5. When the experience is over people rush out the door as quickly as possible to avoid the pile-up to get out of the parking lot. (Rushing out the door is not a new phenomena.) The emotional rush begins to wear off as one waits to exit the massive grounds. This adrenaline rush may last for a while, but as soon as adversity sets in, or just the fact that the electricity bill is due and you still don’t have the money to pay it- wham! – reality sets in. You prayed for God to provide, but He didn’t come through. Now what?

6. We give thanks for all of God’s provision, His healing, His miracles – we give our thanks in the offering plate so God can bless us in return. Yet, we remain in a constant state of want.

Is God ever enough? Is His grace no longer sufficient?

Luke 10:20 “Nevertheless do not rejoice in this, that the spirits are subject to you, but rather rejoice because your names are written in heaven.”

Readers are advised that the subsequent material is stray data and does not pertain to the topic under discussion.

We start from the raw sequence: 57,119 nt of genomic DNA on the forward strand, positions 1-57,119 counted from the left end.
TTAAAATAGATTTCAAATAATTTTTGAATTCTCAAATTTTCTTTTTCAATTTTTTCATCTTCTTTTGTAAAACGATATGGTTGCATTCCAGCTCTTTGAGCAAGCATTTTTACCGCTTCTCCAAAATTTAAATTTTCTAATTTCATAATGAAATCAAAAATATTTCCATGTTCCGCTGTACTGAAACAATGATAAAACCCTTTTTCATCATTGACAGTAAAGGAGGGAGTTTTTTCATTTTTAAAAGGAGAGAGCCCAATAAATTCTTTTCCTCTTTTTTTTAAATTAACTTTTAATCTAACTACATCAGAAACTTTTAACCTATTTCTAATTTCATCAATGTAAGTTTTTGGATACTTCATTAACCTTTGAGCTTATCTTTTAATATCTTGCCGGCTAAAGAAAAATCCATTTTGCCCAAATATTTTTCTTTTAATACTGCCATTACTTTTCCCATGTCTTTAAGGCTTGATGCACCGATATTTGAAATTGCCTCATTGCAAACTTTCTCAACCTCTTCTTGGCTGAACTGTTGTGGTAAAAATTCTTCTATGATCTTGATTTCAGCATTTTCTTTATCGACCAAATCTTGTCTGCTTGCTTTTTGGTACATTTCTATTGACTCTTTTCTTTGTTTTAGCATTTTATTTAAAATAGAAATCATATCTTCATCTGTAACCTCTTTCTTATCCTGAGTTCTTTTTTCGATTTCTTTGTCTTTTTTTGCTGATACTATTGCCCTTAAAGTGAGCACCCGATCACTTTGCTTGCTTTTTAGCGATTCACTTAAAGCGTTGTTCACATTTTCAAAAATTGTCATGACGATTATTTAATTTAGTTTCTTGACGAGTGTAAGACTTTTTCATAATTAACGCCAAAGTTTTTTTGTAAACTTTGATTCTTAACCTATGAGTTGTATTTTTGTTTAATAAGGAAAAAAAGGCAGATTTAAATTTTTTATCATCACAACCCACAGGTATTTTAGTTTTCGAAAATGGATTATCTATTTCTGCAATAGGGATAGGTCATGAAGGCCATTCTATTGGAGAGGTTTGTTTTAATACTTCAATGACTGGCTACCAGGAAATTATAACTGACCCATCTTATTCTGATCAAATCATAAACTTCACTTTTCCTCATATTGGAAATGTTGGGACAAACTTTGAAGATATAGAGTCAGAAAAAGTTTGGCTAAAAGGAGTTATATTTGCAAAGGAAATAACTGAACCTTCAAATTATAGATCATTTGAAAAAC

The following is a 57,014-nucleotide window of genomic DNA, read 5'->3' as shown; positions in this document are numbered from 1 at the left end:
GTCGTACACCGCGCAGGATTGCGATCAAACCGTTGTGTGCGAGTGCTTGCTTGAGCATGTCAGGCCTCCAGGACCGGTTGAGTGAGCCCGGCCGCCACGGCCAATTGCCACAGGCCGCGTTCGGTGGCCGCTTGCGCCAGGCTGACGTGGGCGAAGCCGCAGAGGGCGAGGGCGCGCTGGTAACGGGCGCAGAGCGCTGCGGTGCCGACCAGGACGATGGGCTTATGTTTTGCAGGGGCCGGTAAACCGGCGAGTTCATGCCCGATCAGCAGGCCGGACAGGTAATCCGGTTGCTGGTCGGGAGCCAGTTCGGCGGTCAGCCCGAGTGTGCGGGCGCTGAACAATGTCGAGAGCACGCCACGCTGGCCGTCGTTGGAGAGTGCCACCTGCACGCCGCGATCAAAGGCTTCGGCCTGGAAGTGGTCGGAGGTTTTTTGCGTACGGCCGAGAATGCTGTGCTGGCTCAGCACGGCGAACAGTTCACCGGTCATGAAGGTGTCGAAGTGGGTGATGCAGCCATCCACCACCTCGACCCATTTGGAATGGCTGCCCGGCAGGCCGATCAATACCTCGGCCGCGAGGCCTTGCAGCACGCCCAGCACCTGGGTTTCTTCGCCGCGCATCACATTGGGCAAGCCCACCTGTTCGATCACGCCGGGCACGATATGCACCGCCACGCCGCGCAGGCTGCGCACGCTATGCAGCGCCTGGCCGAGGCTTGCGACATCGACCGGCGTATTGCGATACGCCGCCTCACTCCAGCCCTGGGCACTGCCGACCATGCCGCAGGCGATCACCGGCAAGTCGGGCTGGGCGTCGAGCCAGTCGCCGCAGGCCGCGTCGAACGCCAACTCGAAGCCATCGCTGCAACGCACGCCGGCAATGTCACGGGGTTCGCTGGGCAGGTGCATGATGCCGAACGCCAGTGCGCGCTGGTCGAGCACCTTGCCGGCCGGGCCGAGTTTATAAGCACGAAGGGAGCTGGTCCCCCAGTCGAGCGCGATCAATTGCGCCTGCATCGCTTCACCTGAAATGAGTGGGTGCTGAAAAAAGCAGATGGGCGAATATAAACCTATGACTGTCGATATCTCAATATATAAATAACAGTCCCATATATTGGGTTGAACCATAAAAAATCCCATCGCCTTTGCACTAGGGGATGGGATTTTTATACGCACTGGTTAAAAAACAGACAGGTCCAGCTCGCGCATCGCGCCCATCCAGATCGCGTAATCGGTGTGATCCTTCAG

Daniel 3:16-20 “Shadrach, Meshach, and Abed-Nego answered and said to the king, “O Nebuchadnezzar, we have no need to answer you in this matter. If that is the case, our God whom we serve is able to deliver us from the burning fiery furnace, and He will deliver us from your hand, O king. But if not, let it be known to you, O king, that we do not serve your gods, nor will we worship the gold image which you have set up.”

And so the church changes its platform to reach the lost to reach millennial’s that according to some stats: 

  • 69% of churchgoers believe that everyone will go to Heaven. Baylor Religion Surveys, Baylor University, 2011
  • 40% of all Millennials believe the Bible is simply a book composed of fables, legends, and moral precepts.
  • Only 45% of all Millennials are confident that God exists.
  • 2 out of 3 Christians (65%) say it is better to share your faith by the way you live, rather than to speak about it. Spiritual Conversations in the Digital Age, Barna Group, 2018